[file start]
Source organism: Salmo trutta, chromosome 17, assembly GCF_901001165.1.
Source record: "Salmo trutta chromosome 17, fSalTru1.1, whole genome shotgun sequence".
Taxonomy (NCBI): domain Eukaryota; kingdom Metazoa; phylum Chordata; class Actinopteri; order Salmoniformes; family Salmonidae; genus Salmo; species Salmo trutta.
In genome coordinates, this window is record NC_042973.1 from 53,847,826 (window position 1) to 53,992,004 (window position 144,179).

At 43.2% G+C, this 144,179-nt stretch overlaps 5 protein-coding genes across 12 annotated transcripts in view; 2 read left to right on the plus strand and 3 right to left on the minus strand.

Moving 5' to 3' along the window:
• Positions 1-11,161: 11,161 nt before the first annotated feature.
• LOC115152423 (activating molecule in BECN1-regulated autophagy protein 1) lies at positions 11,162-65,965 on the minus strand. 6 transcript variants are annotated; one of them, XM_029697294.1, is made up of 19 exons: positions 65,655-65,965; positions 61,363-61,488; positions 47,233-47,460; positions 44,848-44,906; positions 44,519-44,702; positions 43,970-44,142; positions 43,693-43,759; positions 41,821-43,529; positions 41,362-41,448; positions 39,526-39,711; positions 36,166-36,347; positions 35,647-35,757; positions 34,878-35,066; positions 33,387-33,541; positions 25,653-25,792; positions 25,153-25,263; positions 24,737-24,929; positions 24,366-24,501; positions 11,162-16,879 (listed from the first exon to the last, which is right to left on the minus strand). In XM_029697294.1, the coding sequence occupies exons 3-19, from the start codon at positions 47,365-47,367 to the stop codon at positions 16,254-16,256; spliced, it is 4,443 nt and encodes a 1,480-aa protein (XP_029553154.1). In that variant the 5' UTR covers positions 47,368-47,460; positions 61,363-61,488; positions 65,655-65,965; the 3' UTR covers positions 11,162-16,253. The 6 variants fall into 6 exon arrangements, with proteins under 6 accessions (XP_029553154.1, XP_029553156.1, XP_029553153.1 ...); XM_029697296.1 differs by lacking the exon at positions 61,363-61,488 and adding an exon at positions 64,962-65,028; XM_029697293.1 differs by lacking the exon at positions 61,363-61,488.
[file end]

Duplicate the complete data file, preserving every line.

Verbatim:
Source organism: Salmo trutta, chromosome 17, assembly GCF_901001165.1.
Source record: "Salmo trutta chromosome 17, fSalTru1.1, whole genome shotgun sequence".
Taxonomy (NCBI): domain Eukaryota; kingdom Metazoa; phylum Chordata; class Actinopteri; order Salmoniformes; family Salmonidae; genus Salmo; species Salmo trutta.
In genome coordinates, this window is record NC_042973.1 from 53,847,826 (window position 1) to 53,992,004 (window position 144,179).

At 43.2% G+C, this 144,179-nt stretch overlaps 5 protein-coding genes across 12 annotated transcripts in view; 2 read left to right on the plus strand and 3 right to left on the minus strand.

Moving 5' to 3' along the window:
• Positions 1-11,161: 11,161 nt before the first annotated feature.
• LOC115152423 (activating molecule in BECN1-regulated autophagy protein 1) lies at positions 11,162-65,965 on the minus strand. 6 transcript variants are annotated; one of them, XM_029697294.1, is made up of 19 exons: positions 65,655-65,965; positions 61,363-61,488; positions 47,233-47,460; positions 44,848-44,906; positions 44,519-44,702; positions 43,970-44,142; positions 43,693-43,759; positions 41,821-43,529; positions 41,362-41,448; positions 39,526-39,711; positions 36,166-36,347; positions 35,647-35,757; positions 34,878-35,066; positions 33,387-33,541; positions 25,653-25,792; positions 25,153-25,263; positions 24,737-24,929; positions 24,366-24,501; positions 11,162-16,879 (listed from the first exon to the last, which is right to left on the minus strand). In XM_029697294.1, the coding sequence occupies exons 3-19, from the start codon at positions 47,365-47,367 to the stop codon at positions 16,254-16,256; spliced, it is 4,443 nt and encodes a 1,480-aa protein (XP_029553154.1). In that variant the 5' UTR covers positions 47,368-47,460; positions 61,363-61,488; positions 65,655-65,965; the 3' UTR covers positions 11,162-16,253. The 6 variants fall into 6 exon arrangements, with proteins under 6 accessions (XP_029553154.1, XP_029553156.1, XP_029553153.1 ...); XM_029697296.1 differs by lacking the exon at positions 61,363-61,488 and adding an exon at positions 64,962-65,028; XM_029697293.1 differs by lacking the exon at positions 61,363-61,488.